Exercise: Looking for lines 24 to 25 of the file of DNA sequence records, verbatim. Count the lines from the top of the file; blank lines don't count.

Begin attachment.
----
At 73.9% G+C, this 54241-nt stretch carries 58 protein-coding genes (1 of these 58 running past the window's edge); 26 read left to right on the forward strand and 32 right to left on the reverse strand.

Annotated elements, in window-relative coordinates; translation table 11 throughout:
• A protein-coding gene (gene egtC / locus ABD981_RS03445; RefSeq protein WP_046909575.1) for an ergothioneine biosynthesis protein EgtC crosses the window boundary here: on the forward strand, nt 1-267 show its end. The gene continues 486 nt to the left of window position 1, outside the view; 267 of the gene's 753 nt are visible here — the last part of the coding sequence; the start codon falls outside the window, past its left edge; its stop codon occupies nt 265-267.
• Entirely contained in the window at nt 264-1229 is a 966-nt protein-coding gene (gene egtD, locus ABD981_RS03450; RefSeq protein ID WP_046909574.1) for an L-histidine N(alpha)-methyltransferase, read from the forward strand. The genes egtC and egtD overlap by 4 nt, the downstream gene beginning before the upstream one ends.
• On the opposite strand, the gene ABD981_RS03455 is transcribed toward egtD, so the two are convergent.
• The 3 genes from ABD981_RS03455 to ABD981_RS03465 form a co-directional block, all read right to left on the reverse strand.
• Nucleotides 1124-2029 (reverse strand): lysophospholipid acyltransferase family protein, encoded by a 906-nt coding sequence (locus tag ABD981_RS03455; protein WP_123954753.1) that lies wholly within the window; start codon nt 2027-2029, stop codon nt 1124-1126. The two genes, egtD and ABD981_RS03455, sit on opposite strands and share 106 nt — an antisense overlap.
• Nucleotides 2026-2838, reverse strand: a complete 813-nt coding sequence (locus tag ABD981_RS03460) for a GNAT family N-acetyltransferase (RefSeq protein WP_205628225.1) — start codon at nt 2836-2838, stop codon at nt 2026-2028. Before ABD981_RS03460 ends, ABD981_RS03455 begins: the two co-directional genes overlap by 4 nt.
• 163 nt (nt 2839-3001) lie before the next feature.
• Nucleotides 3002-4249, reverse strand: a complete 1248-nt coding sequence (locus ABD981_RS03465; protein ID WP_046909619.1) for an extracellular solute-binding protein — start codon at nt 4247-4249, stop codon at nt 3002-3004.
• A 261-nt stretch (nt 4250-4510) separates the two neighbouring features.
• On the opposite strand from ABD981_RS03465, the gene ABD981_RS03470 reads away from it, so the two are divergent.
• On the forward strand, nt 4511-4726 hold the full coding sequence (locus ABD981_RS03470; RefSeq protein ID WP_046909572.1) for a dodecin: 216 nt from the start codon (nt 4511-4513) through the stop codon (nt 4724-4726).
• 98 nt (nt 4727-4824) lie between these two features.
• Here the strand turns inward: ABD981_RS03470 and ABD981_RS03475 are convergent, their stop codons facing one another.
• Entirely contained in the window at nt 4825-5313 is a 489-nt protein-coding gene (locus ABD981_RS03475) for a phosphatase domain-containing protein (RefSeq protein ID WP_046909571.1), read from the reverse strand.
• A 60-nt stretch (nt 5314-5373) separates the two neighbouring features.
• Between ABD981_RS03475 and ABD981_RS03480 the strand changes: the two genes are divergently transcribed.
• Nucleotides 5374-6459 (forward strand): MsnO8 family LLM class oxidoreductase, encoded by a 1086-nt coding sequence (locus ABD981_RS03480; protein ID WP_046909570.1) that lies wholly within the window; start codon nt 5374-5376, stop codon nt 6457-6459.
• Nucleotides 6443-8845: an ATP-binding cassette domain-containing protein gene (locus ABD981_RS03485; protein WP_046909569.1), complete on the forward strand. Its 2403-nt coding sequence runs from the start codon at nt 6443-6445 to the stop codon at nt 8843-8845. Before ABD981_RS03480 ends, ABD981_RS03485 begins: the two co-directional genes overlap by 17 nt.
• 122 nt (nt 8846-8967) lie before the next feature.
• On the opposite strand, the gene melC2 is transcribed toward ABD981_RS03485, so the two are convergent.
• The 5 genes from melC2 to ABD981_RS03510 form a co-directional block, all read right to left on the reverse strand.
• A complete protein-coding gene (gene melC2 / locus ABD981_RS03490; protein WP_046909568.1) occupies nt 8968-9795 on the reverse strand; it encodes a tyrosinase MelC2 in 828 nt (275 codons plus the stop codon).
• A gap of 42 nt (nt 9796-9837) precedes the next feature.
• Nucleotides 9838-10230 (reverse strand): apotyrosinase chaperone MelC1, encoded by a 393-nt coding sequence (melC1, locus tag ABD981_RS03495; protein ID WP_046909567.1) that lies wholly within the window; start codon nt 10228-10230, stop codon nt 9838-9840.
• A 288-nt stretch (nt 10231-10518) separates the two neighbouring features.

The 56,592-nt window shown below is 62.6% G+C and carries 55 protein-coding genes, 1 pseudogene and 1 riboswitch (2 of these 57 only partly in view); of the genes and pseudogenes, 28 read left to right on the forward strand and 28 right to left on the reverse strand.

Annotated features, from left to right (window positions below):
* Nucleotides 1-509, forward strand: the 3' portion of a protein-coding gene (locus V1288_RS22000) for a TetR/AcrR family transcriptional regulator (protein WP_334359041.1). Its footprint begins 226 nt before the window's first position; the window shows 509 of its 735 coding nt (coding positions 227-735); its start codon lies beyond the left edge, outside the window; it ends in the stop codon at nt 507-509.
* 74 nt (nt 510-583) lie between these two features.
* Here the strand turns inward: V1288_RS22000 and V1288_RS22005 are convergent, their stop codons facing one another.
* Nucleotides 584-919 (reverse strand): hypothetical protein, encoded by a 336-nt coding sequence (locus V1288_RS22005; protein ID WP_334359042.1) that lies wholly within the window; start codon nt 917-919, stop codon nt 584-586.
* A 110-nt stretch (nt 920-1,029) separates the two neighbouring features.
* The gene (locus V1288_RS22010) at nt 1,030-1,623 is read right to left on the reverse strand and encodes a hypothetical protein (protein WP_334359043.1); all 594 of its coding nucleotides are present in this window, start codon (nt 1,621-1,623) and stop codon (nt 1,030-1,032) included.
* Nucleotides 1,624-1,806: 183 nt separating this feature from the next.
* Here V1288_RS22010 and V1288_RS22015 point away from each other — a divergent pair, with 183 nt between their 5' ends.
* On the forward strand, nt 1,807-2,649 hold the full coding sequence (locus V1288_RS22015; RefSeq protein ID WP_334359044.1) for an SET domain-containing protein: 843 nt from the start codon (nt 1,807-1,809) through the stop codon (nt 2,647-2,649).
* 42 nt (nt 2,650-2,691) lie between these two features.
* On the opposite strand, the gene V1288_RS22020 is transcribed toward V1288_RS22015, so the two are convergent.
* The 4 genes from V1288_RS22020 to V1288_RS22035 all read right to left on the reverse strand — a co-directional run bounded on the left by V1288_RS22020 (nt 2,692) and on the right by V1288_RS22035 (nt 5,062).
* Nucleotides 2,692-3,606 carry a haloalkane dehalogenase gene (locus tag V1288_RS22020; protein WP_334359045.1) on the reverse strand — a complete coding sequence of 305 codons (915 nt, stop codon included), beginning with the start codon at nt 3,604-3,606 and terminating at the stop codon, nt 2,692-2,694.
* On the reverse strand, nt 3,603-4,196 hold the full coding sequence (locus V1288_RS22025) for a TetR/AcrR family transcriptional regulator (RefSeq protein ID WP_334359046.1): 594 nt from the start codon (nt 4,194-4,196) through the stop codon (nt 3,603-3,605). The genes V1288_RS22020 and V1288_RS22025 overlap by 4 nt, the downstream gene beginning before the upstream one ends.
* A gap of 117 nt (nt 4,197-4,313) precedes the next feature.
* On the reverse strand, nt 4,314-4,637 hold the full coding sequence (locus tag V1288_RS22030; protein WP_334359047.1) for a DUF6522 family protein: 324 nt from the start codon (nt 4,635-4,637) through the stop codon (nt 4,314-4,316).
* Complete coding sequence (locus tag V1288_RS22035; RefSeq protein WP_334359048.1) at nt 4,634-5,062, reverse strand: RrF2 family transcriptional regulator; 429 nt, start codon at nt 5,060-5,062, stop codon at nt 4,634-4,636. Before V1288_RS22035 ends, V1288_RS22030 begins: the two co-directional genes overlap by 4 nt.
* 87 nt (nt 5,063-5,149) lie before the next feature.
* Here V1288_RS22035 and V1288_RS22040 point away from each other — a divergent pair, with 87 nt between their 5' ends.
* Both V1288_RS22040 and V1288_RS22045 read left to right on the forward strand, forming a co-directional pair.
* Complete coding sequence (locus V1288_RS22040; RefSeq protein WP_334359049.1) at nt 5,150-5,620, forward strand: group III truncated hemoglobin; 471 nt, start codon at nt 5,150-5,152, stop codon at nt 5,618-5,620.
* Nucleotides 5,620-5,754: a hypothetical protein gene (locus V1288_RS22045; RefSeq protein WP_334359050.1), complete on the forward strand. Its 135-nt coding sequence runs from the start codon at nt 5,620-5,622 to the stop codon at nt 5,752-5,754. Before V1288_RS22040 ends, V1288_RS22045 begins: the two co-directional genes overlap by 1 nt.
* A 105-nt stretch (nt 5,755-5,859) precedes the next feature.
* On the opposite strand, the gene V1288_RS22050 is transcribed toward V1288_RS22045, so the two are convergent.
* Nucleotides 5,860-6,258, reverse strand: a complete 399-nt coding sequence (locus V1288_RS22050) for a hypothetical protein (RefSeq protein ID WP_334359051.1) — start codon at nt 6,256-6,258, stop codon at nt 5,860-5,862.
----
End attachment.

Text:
• A complete protein-coding gene (gene melC2 / locus ABD981_RS03490; protein WP_046909568.1) occupies nt 8968-9795 on the reverse strand; it encodes a tyrosinase MelC2 in 828 nt (275 codons plus the stop codon).
• A gap of 42 nt (nt 9796-9837) precedes the next feature.